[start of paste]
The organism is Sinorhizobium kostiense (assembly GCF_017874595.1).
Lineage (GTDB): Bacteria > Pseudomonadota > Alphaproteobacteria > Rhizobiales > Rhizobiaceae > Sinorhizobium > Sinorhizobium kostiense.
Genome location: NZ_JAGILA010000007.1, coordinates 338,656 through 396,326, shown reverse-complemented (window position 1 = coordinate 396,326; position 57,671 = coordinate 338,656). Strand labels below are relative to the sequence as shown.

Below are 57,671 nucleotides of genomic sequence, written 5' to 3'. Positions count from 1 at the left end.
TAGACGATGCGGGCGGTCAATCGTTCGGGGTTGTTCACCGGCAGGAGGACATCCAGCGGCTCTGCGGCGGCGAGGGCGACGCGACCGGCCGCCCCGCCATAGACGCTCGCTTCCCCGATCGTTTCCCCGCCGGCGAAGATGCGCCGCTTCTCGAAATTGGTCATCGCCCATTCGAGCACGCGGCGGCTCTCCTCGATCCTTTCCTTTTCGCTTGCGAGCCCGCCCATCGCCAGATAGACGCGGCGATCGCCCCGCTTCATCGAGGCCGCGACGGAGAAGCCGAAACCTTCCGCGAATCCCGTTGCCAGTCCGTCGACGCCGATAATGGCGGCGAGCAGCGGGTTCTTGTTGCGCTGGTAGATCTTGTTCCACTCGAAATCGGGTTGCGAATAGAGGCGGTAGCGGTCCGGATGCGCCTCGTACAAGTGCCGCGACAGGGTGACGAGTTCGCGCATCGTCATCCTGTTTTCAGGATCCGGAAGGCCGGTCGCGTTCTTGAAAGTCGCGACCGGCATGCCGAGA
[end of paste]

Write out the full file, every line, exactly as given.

The organism is Sinorhizobium kostiense (assembly GCF_017874595.1).
Lineage (GTDB): Bacteria > Pseudomonadota > Alphaproteobacteria > Rhizobiales > Rhizobiaceae > Sinorhizobium > Sinorhizobium kostiense.
Genome location: NZ_JAGILA010000007.1, coordinates 338,656 through 396,326, shown reverse-complemented (window position 1 = coordinate 396,326; position 57,671 = coordinate 338,656). Strand labels below are relative to the sequence as shown.

Below are 57,671 nucleotides of genomic sequence, written 5' to 3'. Positions count from 1 at the left end.
TAGACGATGCGGGCGGTCAATCGTTCGGGGTTGTTCACCGGCAGGAGGACATCCAGCGGCTCTGCGGCGGCGAGGGCGACGCGACCGGCCGCCCCGCCATAGACGCTCGCTTCCCCGATCGTTTCCCCGCCGGCGAAGATGCGCCGCTTCTCGAAATTGGTCATCGCCCATTCGAGCACGCGGCGGCTCTCCTCGATCCTTTCCTTTTCGCTTGCGAGCCCGCCCATCGCCAGATAGACGCGGCGATCGCCCCGCTTCATCGAGGCCGCGACGGAGAAGCCGAAACCTTCCGCGAATCCCGTTGCCAGTCCGTCGACGCCGATAATGGCGGCGAGCAGCGGGTTCTTGTTGCGCTGGTAGATCTTGTTCCACTCGAAATCGGGTTGCGAATAGAGGCGGTAGCGGTCCGGATGCGCCTCGTACAAGTGCCGCGACAGGGTGACGAGTTCGCGCATCGTCATCCTGTTTTCAGGATCCGGAAGGCCGGTCGCGTTCTTGAAAGTCGCGACCGGCATGCCGAGA